Find My Apple Network To Send Text Messages To Nearby Devices, Security Researcher Discovers


A security analyst has discovered that Apple’s Find My Network could be used to broadcast spontaneous messages to nearby Apple devices. The network will systematically help people find lost items. It is said to have “industry-leading security” and end-to-end encryption. However, research shows that I can find a way to send any text messages – not location details – to nearby devices, including the iPhone, iPad and Mac.

Security researcher Fabian Brenlin discovered a hole that allows me to detect my network protocol and send normal text messages to nearby devices. The researcher was able to send text messages by contacting the airtake on the crowded network and sending its GPS coordinates as encrypted message.

Bruneline noted in a recent study by the German University of Technology (TU) in Dormstadt, which aims to help developers create components for the Find My Network. After understanding the protocol for operating the network, the researcher developed a custom device with a microcontroller that runs a proprietary firmware to send the message. He also created a custom Mac app to decode and display the message from the device.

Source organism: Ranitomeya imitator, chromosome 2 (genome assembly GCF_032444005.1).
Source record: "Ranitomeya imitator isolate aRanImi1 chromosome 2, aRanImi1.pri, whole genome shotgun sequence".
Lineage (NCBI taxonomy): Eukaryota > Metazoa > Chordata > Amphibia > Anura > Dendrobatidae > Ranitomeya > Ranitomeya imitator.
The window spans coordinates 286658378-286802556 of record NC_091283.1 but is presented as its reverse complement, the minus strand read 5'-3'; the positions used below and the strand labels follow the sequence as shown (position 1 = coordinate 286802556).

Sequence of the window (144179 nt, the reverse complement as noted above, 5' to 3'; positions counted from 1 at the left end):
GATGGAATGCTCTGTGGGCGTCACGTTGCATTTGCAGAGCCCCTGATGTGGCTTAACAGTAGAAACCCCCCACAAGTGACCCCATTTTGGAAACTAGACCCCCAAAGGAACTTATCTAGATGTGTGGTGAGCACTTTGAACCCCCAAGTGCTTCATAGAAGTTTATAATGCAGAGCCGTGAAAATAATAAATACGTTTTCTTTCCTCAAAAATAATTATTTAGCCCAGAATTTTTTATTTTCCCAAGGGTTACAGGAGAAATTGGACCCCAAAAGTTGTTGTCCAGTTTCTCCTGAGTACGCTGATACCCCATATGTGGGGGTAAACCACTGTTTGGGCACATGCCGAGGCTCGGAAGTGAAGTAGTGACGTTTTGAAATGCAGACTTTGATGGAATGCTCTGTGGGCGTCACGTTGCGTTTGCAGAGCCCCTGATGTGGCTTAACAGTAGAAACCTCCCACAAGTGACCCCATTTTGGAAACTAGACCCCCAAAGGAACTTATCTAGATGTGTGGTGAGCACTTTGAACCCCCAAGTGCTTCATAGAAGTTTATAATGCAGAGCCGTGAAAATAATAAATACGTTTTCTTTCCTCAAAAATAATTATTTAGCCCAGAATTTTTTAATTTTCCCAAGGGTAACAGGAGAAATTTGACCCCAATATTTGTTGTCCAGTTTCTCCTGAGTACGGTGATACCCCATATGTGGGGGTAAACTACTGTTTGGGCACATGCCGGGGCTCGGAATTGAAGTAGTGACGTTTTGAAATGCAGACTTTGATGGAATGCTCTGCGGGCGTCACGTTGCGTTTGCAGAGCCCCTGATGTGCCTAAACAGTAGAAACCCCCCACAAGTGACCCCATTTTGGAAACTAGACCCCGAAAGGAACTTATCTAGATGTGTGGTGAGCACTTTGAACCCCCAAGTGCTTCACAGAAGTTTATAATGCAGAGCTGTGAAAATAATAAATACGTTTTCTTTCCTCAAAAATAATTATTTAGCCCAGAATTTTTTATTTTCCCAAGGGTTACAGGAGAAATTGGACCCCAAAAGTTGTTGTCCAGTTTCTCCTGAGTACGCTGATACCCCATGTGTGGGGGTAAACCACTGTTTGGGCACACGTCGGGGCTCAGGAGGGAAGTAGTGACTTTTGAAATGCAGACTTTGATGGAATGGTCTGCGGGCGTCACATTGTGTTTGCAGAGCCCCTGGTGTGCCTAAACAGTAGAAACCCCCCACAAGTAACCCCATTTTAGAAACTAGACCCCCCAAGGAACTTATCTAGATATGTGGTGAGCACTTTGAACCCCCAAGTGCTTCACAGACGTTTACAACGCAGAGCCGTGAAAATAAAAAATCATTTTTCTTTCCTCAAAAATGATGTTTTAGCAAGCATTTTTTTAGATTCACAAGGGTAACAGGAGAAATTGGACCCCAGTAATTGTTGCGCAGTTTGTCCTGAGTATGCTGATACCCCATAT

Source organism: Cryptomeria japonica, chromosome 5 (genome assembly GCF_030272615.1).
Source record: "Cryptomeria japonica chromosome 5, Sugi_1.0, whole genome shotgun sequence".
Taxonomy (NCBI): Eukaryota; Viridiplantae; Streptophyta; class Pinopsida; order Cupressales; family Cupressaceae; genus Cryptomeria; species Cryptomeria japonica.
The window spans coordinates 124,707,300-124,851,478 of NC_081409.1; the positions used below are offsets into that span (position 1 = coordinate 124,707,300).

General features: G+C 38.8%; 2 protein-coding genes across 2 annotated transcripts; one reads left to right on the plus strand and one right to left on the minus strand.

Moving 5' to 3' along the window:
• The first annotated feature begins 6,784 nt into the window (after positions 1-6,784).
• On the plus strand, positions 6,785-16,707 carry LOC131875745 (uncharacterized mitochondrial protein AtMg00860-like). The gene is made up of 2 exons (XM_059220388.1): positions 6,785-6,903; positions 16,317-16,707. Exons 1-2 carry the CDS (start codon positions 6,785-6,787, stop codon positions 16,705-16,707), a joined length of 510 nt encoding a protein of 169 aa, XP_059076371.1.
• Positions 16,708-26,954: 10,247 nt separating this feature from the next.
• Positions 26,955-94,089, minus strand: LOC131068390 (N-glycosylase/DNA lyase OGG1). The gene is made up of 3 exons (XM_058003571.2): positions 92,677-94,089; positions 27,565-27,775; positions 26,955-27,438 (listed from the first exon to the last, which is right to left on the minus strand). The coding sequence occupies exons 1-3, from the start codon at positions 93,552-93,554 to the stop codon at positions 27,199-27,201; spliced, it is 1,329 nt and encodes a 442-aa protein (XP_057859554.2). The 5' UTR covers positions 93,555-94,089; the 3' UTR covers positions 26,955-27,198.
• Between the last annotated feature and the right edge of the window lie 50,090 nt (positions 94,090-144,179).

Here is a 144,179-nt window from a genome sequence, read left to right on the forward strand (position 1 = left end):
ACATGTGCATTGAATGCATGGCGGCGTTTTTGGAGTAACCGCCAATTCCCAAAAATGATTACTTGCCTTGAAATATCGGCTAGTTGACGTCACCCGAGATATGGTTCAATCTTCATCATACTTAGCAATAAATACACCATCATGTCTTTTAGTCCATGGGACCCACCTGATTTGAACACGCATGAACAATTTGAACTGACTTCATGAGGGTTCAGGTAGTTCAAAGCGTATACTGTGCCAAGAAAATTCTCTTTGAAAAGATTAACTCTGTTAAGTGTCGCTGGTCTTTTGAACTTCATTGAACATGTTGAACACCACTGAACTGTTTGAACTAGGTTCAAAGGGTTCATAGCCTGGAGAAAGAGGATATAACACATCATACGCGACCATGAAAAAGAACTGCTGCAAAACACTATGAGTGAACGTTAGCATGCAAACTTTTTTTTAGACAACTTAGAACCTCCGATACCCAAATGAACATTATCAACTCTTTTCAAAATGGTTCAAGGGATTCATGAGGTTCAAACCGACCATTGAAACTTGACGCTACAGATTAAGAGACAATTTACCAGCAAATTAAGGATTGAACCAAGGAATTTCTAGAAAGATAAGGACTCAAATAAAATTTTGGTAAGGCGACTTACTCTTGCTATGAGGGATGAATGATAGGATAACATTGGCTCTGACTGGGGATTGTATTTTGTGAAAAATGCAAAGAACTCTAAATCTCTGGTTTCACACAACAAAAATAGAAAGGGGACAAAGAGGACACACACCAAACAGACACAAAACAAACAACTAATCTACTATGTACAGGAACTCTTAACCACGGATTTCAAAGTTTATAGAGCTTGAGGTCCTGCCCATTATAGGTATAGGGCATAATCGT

My Network Find based on source-proof generated by Bruneelin converts location data that is normally broadcast with text strings.

It is unclear at this time whether the researcher-developed model could be used to spread malicious content on the Find My Network. However, extensive research by Brunlin shows that the protocol used by Apple is designed to broadcast content such as text messages, not location data.

Earlier this week, a German security researcher announced that Apple AirTake might be hacked to find the default with a custom link for NFC readers and change my link. This manipulation is similar to what is now found in nature and found on my network.

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Jagmeet Singh writes about consumer technology for Gadgets 360 from New Delhi. Jackmeet is a senior correspondent for Gadgets 360 and has frequently written about applications, computer security, Internet services and telecommunications improvements. Jackmeet Email is available on Twitter @jackmeets13 or Send your tracks and tips. Further

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